3 Ways To Feel More Confident When Dealing With Conflict With Your Partner

If you're in a relationship, you will face disagreements with your partner sooner or later. It's pretty inevitable: You're not the same person, therefore you won't approach situations in the same way, and that can lead to arguments over how to handle those disagreements. These instances may lead you to question how to feel confident disagreeing with your significant other, in case you feel confused whether or not your feelings over the matter is valid.

You also may feel scared that vocalizing your concerns could lead your partner to getting even more upset with you, or worse, leaving you. These fears are normal, especially in your first couple of relationships. But once you realize how important it is to stand up for yourself and your beliefs, you'll be far less scared of the response from your partner. Plus, as you become more confident in your self-worth and your worth as a partner, you'll feel more comfortable voicing your opinions.

I spoke with Dr. Danielle Forshee, licensed clinical social worker, on ways to feel more confident when you do disagree with your partner. With these steps, you'll feel more armed and prepared next time you have a fight or disagreement with your significant other.

Give yourself a pep talk.

If you're speaking negatively to yourself about how you're wrong in this disagreement, or should just quietly let it disappear, you're not giving yourself the positivity you need.

"Most of us have quite a bit of anxiety about approaching conflict situations, and it’s important for us to have an acute awareness of the things we tell ourselves that make us feel more fearful and avoidant in approaching conflict," Forshee says.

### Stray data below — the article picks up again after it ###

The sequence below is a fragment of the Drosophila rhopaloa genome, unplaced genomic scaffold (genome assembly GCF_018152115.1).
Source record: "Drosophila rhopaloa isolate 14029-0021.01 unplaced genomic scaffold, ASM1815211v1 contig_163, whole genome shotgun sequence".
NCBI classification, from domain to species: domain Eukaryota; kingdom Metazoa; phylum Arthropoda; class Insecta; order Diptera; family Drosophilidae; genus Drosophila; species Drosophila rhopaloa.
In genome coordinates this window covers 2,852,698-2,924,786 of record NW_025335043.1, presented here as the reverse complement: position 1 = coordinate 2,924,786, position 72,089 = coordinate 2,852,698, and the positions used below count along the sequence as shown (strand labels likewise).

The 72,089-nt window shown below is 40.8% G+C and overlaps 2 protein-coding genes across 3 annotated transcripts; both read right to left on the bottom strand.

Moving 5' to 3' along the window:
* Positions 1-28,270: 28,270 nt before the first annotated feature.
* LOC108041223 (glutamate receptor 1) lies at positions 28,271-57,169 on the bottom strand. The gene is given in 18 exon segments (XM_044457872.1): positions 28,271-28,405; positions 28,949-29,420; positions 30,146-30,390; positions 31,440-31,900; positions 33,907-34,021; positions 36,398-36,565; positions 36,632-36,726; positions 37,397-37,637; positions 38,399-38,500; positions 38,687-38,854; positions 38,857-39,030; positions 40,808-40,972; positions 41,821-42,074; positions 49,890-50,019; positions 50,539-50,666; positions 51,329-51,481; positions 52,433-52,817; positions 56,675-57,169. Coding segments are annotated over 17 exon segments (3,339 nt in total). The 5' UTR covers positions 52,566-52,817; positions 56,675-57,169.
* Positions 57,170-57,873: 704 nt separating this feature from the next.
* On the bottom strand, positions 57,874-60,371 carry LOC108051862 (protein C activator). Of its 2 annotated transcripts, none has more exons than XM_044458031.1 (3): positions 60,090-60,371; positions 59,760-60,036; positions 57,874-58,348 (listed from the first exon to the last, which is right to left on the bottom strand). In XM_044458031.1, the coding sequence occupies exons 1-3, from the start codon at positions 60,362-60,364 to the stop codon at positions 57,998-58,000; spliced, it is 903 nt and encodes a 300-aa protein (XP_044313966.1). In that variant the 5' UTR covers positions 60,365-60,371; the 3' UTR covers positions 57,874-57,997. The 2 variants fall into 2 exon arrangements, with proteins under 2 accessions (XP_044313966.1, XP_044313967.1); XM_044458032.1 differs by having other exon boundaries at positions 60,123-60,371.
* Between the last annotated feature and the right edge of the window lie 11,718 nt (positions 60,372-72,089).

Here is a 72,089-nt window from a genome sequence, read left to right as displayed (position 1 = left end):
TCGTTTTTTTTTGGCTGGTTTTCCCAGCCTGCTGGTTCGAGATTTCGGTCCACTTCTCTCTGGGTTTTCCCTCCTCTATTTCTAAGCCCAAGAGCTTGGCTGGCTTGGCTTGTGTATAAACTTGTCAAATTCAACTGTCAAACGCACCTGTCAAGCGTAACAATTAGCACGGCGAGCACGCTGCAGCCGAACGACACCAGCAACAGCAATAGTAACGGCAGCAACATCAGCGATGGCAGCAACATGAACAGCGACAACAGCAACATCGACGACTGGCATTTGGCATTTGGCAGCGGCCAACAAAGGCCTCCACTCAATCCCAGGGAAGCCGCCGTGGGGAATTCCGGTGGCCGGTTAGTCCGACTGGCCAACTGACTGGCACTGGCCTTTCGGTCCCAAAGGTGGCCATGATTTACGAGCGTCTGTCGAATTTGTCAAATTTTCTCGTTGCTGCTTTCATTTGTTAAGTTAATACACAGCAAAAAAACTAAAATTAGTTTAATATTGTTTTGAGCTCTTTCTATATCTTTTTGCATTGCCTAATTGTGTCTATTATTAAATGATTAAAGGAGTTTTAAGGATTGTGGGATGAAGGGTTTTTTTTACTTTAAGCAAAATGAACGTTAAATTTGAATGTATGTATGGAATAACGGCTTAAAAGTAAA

So to combat that, tell yourself you can voice what you're feeling, you deserve to be heard, and that it's possible the partnership will grow stronger in finding a solution together.

Understand your feelings and why you're disagreeing with your partner.

Forshee recommends that you take some time to self-reflect on why you're having a disagreement with your partner. This will allow you to vocalize your thoughts clearly, since you can pinpoint exactly from where the disagreement stems.

"Take some time to reflect on what exactly is the most upsetting part of the disagreement to you," Forshee says. "Being confident in your own understanding of what you are upset about will generate confidence in approaching the situation."

Step away when emotions are too hot.

This doesn't mean to leave arguments the second they begin, but know when to step away if you're going to say something you'll regret.

"The first thing to do is avoid discussing any major disagreement or conflict in the heat of the moment when emotions are heightened," Forshee tells Elite Daily. "Reason being that when we are emotionally escalated, our brain releases stress hormones that do not allow us to have good judgment, make good decisions, have good concentration and attention, and maintain impulse control. This is why an argument can get quickly out of hand and people can say things and do things that they later regret."

Stepping back, refocusing, and coming back to your SO with a clear head will allow you to confidently convey your thoughts and feelings.

With these steps, you'll have the confidence you need to weather through arguments with your partner with your head held up high and knowing your worth.